Report in person or by telephone to UW–Madison Police Department (available 24 hours).
608-264-COPS or 608-264-2677

Training and Resources

Online Training

Mandatory Reporting of Child Abuse and Neglect (OYP) is required for UW–Madison employees and volunteers who work in youth programs and is recommended for all employees who interact with minors. This course is offered as a partnership between OYP and the Office of Human Resources.

This course takes 60 to 90 minutes to complete.

If you have a UW NetID, complete the Canvas Course based version, titled: “Mandatory Reporting of Child Abuse and Neglect (OYP).

Enroll in Mandatory Reporting of Child Abuse and Neglect (OYP)

If you do NOT have a UW NetID, complete the WordPress based version, titled: “Wisconsin Mandated Reporter Online Training.” Make sure you
select the UW System option.

Enroll in Wisconsin Mandated Reporter Online Training


You may ask questions about your duty to report child abuse or neglect in order to determine if a report is necessary. However, do not delay making a report in order to wait for answers. If you are unsure about making a report, please contact either of the following:

UW–Madison Police Department
608-264-2677 (available 24 hours)

Dane County Child Protective Services (CPS)
Office hours: 608-261-KIDS or 608-261-5437
After hours: 608-255-6067

If you have general questions about Mandatory Reporting training, other reporting obligations, or your responsibilities as a UW–Madison employee or volunteer, contact:

Office of Youth Protection (OYP)
Send email to

If you have questions about identifying sexual abuse of a minor, contact:

Office of Compliance
Send email to

Additional Resources

Incident Reporting


Incidents must be reported in compliance with university policy and state or federal laws. Depending on your roles and responsibilities in a youth activity, you may be required to report a variety of incidents. An incident may fit definitions in more than one category (described below). In order to meet your reporting obligations, you may need to make more than one report.

  • Mandatory Reports by Law or Policy include reporting incidents of child abuse or neglect, sexual harassment or sexual violence, and certain crimes on campus.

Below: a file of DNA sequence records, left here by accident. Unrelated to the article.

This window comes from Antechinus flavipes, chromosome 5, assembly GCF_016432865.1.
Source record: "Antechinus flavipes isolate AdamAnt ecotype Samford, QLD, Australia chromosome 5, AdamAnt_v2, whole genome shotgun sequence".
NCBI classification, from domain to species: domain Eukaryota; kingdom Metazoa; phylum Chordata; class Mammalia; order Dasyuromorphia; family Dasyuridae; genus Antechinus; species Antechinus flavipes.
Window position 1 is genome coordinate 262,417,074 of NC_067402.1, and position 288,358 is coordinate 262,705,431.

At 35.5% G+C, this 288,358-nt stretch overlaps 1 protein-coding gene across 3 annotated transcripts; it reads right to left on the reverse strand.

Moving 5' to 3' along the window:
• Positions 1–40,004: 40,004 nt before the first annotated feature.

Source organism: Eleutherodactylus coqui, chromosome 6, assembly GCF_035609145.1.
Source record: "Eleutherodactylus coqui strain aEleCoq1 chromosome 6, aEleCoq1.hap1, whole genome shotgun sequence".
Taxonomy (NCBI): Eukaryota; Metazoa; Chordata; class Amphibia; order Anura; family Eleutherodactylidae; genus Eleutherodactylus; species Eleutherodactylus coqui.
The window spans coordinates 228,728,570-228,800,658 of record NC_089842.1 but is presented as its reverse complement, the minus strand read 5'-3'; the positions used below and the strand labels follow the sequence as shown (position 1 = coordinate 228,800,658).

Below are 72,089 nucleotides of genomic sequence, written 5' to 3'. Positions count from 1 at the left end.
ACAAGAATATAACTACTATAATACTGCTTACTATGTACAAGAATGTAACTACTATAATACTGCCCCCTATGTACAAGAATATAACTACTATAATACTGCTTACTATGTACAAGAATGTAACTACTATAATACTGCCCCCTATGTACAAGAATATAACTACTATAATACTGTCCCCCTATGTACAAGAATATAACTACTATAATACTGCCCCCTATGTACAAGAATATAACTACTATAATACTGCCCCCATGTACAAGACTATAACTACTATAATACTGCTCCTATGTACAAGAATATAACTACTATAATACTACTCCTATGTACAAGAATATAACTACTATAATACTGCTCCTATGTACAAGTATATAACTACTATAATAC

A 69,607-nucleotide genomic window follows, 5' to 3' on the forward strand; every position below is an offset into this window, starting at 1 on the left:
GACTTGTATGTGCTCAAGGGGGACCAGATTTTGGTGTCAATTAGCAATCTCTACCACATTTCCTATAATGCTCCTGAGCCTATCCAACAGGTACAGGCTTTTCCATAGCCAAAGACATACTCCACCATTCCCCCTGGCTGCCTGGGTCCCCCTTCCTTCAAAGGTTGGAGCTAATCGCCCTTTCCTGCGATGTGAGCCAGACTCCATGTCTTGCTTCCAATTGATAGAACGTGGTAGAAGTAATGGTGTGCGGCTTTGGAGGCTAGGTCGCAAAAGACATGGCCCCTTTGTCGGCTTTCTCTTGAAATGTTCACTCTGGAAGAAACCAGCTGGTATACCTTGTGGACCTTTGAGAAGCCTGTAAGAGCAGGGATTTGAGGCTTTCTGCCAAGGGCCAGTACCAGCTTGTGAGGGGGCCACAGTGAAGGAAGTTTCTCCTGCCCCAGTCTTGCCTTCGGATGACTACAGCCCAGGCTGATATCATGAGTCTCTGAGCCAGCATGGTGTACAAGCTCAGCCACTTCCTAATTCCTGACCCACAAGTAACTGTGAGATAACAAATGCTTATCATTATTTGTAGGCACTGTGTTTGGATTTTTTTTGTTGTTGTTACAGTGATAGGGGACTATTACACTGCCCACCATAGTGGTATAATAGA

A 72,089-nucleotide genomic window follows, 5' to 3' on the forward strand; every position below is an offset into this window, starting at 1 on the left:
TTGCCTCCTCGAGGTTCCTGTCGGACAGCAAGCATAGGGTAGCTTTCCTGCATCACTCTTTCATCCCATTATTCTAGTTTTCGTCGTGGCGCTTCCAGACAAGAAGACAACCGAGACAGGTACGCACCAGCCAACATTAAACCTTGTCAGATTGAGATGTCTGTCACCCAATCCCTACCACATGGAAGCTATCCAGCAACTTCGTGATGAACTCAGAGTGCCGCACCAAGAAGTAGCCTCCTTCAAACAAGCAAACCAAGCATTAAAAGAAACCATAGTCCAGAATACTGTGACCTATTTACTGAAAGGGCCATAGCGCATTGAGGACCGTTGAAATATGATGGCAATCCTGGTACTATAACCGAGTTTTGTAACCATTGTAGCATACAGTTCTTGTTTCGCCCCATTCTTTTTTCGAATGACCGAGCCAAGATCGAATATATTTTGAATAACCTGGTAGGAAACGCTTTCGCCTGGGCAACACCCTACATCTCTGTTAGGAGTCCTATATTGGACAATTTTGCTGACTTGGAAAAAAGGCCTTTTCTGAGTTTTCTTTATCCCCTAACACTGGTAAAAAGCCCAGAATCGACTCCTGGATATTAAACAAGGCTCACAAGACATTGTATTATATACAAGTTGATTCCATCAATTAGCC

• General Incidents and Campus Reports include reports to the program for incidents that don’t rise to the level of a mandatory report and reports made to campus partner offices.

General Incidents and Campus Reports

Each youth activity may have additional reporting requirements based on the sponsoring unit, physical location, type of activity, and other attributes. The person primarily responsible for operating the activity must determine applicable reporting requirements and procedures.

Program Level Incidents

Who reports: All program staff

What to report: Program level incidents include but are not limited to these examples:

  • Peer conflicts
  • Behavioral issues
  • Attendance irregularities
  • Violations of program rules
  • Incidents that do not fall under the mandatory reporting obligations listed above

How to report: Each program determines the best processes and procedures for internal record keeping.

Accidental Injury During Programming

Who reports: All program staff (Each program determines if program staff should submit a report directly to a campus partner office or to the Program Director first).

What to report: Report accidental injuries that occur during university youth activities. This does not include illness, but does include the following:

    1. Any accident/injury resulting in transportation of the participant by ambulance.
    2. Any time medical treatment beyond basic First Aid provided is needed. Examples of this include but not limited to: Lacerations requiring stitches, Broken Bones/Fractures, Concussions, Head Injuries, Fainting/Unconsciousness, Heat Exhaustion.
    3. Any time UHS recommends that the injured youth receive follow-up provider care (whether or not follow-up care was received).
    4. Any time a youth participant cannot fully participate in the youth activity due to the injury sustained during their participation.
    5. Any time a youth activity becomes aware that a youth participant sought treatment from a medical provider due to an injury sustained during their participation.

How to Report: Non-Employee Incident Report Form (within 48 hours)

[Note: In the Affiliation with UW-Madison field, please mention “Youth program participant” and the name of your youth program, e.g. “PEOPLE Program”.]

Accident Insurance: If your youth program is covered by UW System Camps & Clinics Participant Accident Insurance coverage, the Program Director should provide the following insurance documents to the injured participant/family.

    1. Claims Form
    2. Participant Claims Filing Instructions
    3. Participant Accident Insurance Program Brochure
    4. Accident insurance information sheet with insurance card


Cybersecurity Risk or Violation

Who reports: All program staff (Each program determines if program staff should submit a report directly to a campus partner office or to the Program Director first).

What to report: Examples of cybersecurity risks include compromise of sensitive data, loss or theft of a device, and violations of UW data security policies.

How to report: Find more examples and instructions for reporting at Reporting an IT Incident.